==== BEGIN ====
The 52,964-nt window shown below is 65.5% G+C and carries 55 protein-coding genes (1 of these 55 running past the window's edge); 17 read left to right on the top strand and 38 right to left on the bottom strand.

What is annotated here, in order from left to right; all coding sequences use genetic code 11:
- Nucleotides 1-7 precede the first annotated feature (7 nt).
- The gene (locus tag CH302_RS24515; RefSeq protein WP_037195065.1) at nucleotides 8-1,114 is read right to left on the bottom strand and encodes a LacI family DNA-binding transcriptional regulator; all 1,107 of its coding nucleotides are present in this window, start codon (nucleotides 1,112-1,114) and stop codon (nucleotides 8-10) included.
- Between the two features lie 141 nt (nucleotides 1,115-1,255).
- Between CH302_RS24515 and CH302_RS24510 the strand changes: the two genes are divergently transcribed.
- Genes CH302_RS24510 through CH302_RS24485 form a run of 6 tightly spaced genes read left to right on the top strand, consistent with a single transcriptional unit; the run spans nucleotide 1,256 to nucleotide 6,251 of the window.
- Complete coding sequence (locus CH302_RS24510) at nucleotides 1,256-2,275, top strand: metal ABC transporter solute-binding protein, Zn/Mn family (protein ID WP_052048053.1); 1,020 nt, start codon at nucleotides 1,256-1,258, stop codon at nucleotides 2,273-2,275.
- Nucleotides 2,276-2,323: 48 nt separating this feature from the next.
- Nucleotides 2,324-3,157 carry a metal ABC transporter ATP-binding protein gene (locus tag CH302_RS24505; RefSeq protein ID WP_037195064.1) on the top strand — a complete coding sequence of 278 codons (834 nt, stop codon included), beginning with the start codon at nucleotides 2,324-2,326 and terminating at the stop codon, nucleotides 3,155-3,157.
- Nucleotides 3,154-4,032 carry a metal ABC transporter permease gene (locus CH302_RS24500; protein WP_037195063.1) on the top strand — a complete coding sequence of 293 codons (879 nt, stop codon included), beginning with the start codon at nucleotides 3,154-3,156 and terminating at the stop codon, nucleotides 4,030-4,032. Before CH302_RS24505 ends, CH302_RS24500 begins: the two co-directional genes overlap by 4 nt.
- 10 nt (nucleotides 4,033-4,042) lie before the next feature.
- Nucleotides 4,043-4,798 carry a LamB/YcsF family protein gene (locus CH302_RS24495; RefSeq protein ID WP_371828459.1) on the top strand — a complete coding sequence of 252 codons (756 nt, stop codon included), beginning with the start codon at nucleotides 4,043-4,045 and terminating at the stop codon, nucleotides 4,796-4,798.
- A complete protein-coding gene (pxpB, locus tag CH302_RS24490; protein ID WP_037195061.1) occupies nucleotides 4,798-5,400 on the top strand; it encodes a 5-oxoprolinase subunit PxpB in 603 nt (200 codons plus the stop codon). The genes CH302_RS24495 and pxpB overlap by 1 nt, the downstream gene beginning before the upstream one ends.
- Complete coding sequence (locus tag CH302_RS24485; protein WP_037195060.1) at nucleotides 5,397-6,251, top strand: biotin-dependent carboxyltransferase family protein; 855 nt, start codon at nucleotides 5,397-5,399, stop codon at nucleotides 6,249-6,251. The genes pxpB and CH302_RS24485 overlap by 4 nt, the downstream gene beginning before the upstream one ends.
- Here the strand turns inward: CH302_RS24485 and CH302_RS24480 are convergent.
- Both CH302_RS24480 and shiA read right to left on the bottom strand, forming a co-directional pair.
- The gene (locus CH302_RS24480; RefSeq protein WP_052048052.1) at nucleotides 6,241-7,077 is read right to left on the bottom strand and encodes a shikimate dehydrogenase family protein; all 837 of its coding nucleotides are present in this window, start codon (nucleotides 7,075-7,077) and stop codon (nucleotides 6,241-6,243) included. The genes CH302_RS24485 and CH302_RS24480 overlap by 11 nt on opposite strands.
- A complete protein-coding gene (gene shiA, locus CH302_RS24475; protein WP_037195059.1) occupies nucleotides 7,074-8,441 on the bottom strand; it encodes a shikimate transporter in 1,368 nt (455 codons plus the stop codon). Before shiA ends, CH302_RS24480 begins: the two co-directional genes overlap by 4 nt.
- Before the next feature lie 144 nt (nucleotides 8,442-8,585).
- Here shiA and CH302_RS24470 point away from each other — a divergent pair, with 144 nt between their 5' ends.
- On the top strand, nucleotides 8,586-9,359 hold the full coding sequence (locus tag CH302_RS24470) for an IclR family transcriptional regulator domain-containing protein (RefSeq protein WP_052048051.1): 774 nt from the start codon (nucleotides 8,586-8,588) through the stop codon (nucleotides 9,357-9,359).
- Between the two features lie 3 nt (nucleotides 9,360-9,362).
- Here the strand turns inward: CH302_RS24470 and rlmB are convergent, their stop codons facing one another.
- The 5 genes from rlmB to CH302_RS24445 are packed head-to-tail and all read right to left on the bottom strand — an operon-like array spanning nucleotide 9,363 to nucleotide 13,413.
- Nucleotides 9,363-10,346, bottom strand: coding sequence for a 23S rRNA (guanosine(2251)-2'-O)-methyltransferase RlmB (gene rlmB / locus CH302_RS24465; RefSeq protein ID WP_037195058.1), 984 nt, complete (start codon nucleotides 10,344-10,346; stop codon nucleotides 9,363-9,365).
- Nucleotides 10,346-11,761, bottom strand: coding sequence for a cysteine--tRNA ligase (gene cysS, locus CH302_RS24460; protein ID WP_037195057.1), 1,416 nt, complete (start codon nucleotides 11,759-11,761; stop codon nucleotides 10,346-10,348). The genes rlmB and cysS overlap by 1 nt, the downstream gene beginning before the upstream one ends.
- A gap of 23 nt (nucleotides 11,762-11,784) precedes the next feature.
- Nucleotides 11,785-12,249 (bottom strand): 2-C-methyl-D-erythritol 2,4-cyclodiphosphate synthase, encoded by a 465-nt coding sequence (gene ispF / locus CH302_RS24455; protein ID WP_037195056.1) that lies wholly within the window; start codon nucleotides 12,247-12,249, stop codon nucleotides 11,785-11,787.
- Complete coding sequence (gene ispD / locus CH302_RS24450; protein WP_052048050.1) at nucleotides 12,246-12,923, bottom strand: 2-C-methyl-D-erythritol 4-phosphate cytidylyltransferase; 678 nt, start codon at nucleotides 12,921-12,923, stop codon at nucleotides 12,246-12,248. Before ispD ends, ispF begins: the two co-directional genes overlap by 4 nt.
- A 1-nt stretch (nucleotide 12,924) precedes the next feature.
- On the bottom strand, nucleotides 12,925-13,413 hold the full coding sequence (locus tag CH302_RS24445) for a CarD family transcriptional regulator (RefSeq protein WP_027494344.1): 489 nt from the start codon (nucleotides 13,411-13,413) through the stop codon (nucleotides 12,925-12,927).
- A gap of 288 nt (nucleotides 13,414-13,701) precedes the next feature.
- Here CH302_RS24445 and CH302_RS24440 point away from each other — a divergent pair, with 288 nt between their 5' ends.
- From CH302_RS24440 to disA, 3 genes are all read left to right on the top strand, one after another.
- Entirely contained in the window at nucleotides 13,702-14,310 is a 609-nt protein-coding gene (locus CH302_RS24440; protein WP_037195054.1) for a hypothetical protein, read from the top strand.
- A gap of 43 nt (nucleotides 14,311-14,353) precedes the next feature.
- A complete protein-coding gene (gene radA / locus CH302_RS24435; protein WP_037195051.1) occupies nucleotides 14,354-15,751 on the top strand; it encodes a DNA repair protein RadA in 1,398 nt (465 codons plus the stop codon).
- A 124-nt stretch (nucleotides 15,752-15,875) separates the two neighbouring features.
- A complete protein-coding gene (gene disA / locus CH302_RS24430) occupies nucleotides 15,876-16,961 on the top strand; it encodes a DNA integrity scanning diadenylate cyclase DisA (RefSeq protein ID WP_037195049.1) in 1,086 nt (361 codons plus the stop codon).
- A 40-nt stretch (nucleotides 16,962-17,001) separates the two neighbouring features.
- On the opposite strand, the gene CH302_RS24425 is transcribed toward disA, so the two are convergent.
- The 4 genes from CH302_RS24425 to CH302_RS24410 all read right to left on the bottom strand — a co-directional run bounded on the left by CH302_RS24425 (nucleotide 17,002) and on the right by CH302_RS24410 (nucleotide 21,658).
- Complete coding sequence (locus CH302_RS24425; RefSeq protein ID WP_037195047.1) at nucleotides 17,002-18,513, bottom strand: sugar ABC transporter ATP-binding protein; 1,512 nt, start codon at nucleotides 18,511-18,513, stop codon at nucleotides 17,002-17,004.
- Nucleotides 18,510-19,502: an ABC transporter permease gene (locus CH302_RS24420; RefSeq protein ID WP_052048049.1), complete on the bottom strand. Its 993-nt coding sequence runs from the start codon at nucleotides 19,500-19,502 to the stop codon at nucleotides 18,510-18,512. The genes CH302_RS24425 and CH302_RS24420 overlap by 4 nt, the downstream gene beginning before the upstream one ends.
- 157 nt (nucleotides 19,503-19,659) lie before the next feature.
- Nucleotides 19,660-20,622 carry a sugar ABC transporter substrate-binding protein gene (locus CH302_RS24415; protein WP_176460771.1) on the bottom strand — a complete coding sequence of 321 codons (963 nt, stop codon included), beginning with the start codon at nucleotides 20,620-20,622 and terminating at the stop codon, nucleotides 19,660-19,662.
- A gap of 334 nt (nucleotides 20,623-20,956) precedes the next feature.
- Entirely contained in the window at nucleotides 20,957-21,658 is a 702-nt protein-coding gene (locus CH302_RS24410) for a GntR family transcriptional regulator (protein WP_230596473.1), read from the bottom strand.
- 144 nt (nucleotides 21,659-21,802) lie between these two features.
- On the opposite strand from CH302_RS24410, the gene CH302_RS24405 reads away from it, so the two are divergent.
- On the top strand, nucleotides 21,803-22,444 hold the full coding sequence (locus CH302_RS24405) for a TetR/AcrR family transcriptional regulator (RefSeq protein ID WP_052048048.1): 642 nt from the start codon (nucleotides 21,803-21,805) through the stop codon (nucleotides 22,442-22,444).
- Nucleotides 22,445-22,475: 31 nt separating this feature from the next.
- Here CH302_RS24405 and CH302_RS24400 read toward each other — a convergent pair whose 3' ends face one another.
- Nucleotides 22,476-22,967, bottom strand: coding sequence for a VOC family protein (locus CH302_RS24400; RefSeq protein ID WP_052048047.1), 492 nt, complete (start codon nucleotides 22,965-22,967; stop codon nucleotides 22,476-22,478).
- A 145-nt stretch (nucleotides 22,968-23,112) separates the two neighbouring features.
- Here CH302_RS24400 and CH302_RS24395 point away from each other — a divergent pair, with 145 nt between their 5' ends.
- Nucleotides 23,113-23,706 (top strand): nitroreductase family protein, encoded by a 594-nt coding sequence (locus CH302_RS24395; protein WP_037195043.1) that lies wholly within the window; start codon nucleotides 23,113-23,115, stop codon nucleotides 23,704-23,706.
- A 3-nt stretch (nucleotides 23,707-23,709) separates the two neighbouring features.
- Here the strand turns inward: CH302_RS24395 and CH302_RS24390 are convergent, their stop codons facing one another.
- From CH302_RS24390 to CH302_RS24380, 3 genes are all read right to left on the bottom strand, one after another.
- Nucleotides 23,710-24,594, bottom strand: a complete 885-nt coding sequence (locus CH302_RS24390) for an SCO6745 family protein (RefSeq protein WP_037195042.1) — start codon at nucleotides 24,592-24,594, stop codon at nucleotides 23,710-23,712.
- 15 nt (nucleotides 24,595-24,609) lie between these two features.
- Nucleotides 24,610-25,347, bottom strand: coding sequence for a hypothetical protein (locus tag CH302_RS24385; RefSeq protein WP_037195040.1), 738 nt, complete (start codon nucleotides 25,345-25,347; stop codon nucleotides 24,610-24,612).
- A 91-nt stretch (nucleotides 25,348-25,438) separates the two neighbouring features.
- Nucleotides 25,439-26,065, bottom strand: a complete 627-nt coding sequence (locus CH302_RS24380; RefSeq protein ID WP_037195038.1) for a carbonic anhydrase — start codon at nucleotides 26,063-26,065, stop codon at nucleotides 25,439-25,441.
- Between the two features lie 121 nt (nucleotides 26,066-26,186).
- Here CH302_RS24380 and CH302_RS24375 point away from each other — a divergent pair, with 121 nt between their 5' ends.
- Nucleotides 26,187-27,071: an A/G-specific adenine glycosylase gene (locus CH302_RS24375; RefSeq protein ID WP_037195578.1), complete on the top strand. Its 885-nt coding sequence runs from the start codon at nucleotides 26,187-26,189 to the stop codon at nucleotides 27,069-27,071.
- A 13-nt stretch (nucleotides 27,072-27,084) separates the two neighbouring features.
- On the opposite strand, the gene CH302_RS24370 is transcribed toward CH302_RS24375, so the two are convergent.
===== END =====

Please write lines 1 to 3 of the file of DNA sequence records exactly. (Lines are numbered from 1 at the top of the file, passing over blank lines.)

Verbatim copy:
The 52,964-nt window shown below is 65.5% G+C and carries 55 protein-coding genes (1 of these 55 running past the window's edge); 17 read left to right on the top strand and 38 right to left on the bottom strand.

What is annotated here, in order from left to right; all coding sequences use genetic code 11:
- Nucleotides 1-7 precede the first annotated feature (7 nt).